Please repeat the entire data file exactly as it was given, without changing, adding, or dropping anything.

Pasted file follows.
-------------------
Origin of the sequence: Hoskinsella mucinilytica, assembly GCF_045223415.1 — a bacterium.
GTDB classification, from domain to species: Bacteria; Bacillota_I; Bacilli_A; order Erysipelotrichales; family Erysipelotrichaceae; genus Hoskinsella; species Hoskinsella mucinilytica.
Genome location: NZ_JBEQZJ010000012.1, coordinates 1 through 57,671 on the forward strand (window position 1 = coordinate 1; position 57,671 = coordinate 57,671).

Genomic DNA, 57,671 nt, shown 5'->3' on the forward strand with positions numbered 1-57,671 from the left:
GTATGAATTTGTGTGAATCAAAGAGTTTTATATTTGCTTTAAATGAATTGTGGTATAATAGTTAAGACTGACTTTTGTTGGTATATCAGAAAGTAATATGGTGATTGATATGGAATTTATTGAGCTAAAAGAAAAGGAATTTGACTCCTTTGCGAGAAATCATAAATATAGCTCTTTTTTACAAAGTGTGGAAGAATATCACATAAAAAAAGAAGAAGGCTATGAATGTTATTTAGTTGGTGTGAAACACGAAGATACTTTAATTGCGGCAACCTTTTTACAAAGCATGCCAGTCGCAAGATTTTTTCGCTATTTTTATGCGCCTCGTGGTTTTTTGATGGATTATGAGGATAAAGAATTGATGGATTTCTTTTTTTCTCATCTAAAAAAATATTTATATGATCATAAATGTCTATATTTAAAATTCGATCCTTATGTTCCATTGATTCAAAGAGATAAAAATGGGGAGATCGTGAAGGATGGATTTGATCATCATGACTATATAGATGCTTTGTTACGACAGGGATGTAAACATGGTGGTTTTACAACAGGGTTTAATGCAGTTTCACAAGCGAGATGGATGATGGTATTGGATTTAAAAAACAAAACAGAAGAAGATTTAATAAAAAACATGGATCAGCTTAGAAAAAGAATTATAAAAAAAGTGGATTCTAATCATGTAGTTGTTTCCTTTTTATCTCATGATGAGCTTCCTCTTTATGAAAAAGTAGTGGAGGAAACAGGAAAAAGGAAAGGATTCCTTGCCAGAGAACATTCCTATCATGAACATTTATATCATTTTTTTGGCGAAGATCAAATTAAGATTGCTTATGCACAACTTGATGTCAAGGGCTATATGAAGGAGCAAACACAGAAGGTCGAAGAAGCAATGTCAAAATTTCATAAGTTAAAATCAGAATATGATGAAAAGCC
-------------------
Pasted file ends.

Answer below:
Origin of the sequence: Hoskinsella mucinilytica, assembly GCF_045223415.1 — a bacterium.
GTDB classification, from domain to species: Bacteria; Bacillota_I; Bacilli_A; order Erysipelotrichales; family Erysipelotrichaceae; genus Hoskinsella; species Hoskinsella mucinilytica.
Genome location: NZ_JBEQZJ010000012.1, coordinates 1 through 57,671 on the forward strand (window position 1 = coordinate 1; position 57,671 = coordinate 57,671).

Genomic DNA, 57,671 nt, shown 5'->3' on the forward strand with positions numbered 1-57,671 from the left:
GTATGAATTTGTGTGAATCAAAGAGTTTTATATTTGCTTTAAATGAATTGTGGTATAATAGTTAAGACTGACTTTTGTTGGTATATCAGAAAGTAATATGGTGATTGATATGGAATTTATTGAGCTAAAAGAAAAGGAATTTGACTCCTTTGCGAGAAATCATAAATATAGCTCTTTTTTACAAAGTGTGGAAGAATATCACATAAAAAAAGAAGAAGGCTATGAATGTTATTTAGTTGGTGTGAAACACGAAGATACTTTAATTGCGGCAACCTTTTTACAAAGCATGCCAGTCGCAAGATTTTTTCGCTATTTTTATGCGCCTCGTGGTTTTTTGATGGATTATGAGGATAAAGAATTGATGGATTTCTTTTTTTCTCATCTAAAAAAATATTTATATGATCATAAATGTCTATATTTAAAATTCGATCCTTATGTTCCATTGATTCAAAGAGATAAAAATGGGGAGATCGTGAAGGATGGATTTGATCATCATGACTATATAGATGCTTTGTTACGACAGGGATGTAAACATGGTGGTTTTACAACAGGGTTTAATGCAGTTTCACAAGCGAGATGGATGATGGTATTGGATTTAAAAAACAAAACAGAAGAAGATTTAATAAAAAACATGGATCAGCTTAGAAAAAGAATTATAAAAAAAGTGGATTCTAATCATGTAGTTGTTTCCTTTTTATCTCATGATGAGCTTCCTCTTTATGAAAAAGTAGTGGAGGAAACAGGAAAAAGGAAAGGATTCCTTGCCAGAGAACATTCCTATCATGAACATTTATATCATTTTTTTGGCGAAGATCAAATTAAGATTGCTTATGCACAACTTGATGTCAAGGGCTATATGAAGGAGCAAACACAGAAGGTCGAAGAAGCAATGTCAAAATTTCATAAGTTAAAATCAGAATATGATGAAAAGCC